Wednesday, 19 March 2008

Are you a slow walker?

In one of the recent trainings I showed tenchinage (heaven-earth throw) in the kids' class. First we started with gyaku hanmi katatedori (left hand grabbing right hand or right grabbing left) and I showed only the chi (earth) part where you just slide a bit sideways and forward and point into the irimi (unstable) point of the attacker who then rolls or sits down the mat smoothly. This looked nice so in the next training I also introduced the ten part where the not-grabbed hand goes to control the attacker's chin and you step forward causing the same effect on the attacker as before (i.e. roll or sit).

However, when we started practicing, one of my young aikidoka speeded up and wanted to throw me quickly. This was the moment I suddenly remembered having read a quote from Abraham Lincoln:

I'm a slow walker, but I never walk back.

I will explain the speed of practicing much more when the speed-up next happens (which is totally expected as children have a lot of energy to release which makes the class lively and, for me, more enjoyable). I guess I will talk about speed after playing some tiring aikido-games such as the one where you need to throw your opponent off balance from a hand-shaking position :).

To switch to my own training experience, this quote is a very good one. It is said that speeding up has a certain balancing effect and you can obviously use more of the attacker's energy, but to learn the basics, especially how to do ukemi (fall, breakfall) without risking injury, high speed doesn't look ideal. If you can do a technique slowly you will certainly be able to do it fast when you learn the necessary skills to handle breakfalls.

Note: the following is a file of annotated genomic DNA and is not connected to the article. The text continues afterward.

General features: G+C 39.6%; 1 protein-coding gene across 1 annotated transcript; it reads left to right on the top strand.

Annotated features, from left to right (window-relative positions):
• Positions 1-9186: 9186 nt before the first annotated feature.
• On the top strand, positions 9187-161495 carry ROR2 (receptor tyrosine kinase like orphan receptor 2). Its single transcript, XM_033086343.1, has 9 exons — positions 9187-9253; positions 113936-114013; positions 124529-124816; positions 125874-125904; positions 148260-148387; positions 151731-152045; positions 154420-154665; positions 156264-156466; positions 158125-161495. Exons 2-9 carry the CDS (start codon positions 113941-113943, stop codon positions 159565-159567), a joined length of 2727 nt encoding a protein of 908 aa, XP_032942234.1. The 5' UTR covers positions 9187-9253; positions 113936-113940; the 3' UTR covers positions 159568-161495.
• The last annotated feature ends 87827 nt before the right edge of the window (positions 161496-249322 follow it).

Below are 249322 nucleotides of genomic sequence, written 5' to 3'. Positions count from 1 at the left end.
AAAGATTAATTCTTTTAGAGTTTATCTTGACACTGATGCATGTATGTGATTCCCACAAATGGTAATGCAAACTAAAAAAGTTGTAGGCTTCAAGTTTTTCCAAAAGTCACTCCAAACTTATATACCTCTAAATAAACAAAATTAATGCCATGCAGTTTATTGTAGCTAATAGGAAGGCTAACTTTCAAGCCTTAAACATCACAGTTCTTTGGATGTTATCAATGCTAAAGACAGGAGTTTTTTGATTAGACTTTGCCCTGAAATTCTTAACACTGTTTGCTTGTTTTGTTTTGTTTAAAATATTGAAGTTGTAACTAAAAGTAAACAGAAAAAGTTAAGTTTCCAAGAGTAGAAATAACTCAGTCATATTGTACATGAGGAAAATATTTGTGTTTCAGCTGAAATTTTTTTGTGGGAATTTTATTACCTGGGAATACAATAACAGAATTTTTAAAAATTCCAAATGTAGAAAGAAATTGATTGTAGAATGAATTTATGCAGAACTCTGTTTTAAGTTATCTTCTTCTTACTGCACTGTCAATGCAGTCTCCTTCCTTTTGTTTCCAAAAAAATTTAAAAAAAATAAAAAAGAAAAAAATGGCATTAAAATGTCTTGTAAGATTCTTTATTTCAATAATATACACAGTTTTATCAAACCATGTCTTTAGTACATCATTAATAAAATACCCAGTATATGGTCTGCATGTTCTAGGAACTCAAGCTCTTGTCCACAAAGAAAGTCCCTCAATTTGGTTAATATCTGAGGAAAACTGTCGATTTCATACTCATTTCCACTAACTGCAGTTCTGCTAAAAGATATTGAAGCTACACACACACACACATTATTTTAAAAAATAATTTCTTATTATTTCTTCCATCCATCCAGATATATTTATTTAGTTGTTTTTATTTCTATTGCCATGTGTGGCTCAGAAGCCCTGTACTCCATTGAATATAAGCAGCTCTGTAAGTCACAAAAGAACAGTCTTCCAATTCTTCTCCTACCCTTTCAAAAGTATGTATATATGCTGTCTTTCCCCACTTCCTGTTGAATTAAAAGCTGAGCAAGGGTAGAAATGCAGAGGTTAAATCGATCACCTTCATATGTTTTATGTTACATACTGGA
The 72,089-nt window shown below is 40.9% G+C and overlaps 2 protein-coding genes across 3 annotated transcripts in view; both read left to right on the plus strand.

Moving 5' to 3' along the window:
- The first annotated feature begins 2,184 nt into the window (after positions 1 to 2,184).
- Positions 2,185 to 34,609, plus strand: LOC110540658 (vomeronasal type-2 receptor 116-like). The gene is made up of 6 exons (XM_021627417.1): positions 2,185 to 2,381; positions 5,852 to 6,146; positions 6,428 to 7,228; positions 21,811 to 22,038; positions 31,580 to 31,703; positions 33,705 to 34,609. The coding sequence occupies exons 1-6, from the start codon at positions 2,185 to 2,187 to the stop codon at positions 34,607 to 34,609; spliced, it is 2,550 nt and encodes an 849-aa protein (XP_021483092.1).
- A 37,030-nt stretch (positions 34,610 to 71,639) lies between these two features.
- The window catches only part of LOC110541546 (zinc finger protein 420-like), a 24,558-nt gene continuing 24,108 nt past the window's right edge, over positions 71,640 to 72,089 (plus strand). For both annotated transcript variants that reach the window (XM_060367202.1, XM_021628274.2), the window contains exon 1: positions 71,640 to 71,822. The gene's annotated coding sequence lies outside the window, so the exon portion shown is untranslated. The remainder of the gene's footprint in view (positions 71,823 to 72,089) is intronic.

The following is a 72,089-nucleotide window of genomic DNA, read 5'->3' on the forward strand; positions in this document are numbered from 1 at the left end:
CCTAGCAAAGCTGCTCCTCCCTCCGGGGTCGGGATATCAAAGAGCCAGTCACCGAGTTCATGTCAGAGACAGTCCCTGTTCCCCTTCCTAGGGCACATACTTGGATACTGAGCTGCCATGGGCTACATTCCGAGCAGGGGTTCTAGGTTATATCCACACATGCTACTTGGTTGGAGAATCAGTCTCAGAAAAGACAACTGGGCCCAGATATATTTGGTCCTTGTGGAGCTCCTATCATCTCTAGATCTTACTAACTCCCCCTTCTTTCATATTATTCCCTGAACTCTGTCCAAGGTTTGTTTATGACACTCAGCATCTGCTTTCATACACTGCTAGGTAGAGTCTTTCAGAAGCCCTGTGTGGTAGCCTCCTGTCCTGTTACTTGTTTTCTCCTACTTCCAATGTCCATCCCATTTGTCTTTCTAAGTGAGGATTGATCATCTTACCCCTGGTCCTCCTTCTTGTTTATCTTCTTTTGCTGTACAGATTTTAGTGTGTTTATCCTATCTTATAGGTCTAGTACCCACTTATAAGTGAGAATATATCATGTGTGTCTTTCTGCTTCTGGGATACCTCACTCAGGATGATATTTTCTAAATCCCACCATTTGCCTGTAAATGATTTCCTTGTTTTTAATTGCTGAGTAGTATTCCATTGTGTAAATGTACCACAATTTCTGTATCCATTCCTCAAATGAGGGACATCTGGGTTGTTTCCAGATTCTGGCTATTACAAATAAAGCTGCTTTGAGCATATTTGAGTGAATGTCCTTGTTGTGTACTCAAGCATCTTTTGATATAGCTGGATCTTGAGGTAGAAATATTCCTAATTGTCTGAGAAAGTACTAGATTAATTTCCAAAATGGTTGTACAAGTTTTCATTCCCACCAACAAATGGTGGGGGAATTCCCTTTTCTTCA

I recently complained to one of my friends that their aikido demonstration for recruiting new students was too slow. He didn't respond to this comment which made me think about why he chose that particular speed (I was sure it was a deliberate choice). After a while, I understood why the demo was like that. I understood that he just didn't want to decieve prospective newcomers by showing what they won't be able to do at the beginning. Now I think it was fair because people who would have joined their trainings based on an over-exciting, fast (also, populist) demo would have left soon having been disappointed. I guess it's better to attract less people but keep them for longer than to attract a lot of people whose majority will leave the class very soon (which happens in most martial arts, aikido included, unless you get that addiction).

Although they say "You can't cross a chasm in two small jumps" (David Lloyd George), in the beginning of learning something new wouldn't you rather practice jumping over small ditches if it was possible, to gradually prepare for the great jump?

1 comment:

Mark Walsh said...

"go slow, learn quick" Saotome Sensei.

As a naturally quick person (I dont have ADHD the rest of the world is just too bloody slow) slowing down enough to be mindful (and therefore learn) has been a challenge. Feldenkrias and meditation have both helped.